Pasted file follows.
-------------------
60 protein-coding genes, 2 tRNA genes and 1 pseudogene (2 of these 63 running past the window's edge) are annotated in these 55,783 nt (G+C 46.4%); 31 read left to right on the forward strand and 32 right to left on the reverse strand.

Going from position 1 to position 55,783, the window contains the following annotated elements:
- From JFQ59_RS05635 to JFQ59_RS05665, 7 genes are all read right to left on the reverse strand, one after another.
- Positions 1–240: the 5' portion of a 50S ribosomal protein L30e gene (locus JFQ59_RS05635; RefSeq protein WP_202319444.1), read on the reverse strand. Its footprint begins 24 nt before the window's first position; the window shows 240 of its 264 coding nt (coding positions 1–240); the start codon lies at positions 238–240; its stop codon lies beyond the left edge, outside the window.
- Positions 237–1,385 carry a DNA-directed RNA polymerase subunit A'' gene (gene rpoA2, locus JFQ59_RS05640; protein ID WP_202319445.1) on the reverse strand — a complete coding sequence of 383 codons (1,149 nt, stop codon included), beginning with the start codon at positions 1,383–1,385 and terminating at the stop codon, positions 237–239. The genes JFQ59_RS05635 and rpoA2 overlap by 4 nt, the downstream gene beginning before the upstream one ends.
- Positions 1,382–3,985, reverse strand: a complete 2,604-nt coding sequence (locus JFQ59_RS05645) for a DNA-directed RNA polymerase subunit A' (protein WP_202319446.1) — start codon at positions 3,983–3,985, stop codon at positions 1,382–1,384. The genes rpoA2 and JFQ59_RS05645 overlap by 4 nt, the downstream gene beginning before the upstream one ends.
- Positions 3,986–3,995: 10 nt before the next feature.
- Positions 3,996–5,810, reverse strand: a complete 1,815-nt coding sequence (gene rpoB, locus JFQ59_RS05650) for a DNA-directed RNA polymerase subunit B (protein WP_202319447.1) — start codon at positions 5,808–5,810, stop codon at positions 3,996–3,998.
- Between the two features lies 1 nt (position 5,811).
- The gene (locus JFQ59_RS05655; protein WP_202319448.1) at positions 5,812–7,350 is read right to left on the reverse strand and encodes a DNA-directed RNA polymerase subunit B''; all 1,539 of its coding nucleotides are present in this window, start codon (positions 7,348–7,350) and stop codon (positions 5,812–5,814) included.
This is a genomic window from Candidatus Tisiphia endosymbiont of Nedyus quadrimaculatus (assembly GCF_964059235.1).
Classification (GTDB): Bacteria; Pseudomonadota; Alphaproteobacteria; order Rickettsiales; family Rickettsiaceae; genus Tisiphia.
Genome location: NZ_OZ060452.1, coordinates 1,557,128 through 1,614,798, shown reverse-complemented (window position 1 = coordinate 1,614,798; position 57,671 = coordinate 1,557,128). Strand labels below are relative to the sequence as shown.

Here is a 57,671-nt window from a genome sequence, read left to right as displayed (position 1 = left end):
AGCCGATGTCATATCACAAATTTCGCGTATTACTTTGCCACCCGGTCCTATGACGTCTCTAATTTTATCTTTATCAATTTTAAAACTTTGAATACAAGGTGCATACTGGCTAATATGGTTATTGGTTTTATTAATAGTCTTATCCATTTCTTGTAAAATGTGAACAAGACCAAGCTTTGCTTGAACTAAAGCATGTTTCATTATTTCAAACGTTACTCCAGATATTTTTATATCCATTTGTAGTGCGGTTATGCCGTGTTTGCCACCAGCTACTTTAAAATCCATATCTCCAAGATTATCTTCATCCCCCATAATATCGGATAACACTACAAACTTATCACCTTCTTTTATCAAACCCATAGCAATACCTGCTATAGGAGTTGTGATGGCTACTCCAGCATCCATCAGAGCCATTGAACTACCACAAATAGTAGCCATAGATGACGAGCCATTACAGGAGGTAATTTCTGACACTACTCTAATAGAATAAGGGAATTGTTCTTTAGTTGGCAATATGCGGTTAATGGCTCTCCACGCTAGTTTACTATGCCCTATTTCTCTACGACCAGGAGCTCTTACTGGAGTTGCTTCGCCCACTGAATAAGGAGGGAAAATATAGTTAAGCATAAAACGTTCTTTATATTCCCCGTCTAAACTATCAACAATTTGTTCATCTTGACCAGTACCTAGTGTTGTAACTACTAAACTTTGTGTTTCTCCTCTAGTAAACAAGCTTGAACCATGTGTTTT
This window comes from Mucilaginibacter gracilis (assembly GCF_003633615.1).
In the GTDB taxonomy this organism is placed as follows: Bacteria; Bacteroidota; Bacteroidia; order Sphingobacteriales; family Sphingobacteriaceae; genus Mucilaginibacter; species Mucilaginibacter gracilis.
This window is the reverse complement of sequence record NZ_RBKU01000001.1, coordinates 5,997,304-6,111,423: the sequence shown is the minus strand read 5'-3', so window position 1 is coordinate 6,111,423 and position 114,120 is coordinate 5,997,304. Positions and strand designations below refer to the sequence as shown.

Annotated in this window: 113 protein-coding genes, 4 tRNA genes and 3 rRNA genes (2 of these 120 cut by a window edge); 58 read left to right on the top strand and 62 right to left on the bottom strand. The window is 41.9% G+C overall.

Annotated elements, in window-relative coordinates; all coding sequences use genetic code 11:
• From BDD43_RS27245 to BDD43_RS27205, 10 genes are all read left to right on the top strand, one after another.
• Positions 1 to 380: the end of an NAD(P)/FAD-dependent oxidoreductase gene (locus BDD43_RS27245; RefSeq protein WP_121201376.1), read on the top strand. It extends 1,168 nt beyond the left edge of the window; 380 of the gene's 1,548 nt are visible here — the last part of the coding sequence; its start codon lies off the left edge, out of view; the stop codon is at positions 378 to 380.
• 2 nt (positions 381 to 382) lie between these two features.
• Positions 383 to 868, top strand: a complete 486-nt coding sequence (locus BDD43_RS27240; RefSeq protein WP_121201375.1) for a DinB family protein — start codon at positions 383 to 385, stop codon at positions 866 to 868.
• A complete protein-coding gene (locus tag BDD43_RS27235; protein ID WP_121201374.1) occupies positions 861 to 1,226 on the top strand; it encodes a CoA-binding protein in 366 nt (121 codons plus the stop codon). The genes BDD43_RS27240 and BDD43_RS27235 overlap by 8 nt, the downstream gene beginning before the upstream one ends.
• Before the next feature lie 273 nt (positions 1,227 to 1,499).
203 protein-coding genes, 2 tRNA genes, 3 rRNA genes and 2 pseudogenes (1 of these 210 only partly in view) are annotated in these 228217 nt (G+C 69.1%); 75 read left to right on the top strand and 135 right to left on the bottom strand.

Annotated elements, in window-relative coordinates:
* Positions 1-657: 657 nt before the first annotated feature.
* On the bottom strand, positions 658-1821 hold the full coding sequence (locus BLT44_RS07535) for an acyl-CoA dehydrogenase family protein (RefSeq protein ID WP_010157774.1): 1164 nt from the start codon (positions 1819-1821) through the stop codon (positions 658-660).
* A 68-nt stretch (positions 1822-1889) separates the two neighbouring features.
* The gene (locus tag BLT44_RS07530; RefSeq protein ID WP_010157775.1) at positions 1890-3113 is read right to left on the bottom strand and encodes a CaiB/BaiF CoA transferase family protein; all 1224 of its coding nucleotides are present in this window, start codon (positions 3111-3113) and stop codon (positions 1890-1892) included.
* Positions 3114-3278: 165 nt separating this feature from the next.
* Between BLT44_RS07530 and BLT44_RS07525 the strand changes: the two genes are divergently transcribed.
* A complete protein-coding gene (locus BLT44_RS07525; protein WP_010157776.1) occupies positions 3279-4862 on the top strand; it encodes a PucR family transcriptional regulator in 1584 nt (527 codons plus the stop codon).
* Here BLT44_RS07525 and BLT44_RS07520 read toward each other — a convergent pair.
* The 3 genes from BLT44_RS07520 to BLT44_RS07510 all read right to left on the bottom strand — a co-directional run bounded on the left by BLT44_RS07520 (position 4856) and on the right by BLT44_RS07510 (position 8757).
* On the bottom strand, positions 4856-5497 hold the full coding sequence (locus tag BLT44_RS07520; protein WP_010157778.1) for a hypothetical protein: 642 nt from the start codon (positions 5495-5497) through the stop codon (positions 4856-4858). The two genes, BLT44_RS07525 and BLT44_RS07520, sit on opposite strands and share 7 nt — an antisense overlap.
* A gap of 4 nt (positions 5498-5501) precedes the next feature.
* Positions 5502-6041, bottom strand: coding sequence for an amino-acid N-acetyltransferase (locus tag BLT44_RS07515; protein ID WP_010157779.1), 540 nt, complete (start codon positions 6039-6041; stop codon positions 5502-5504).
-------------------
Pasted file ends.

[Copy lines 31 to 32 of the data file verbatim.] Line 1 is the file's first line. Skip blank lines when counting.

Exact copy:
* A 68-nt stretch (positions 1822-1889) separates the two neighbouring features.
* The gene (locus tag BLT44_RS07530; RefSeq protein ID WP_010157775.1) at positions 1890-3113 is read right to left on the bottom strand and encodes a CaiB/BaiF CoA transferase family protein; all 1224 of its coding nucleotides are present in this window, start codon (positions 3111-3113) and stop codon (positions 1890-1892) included.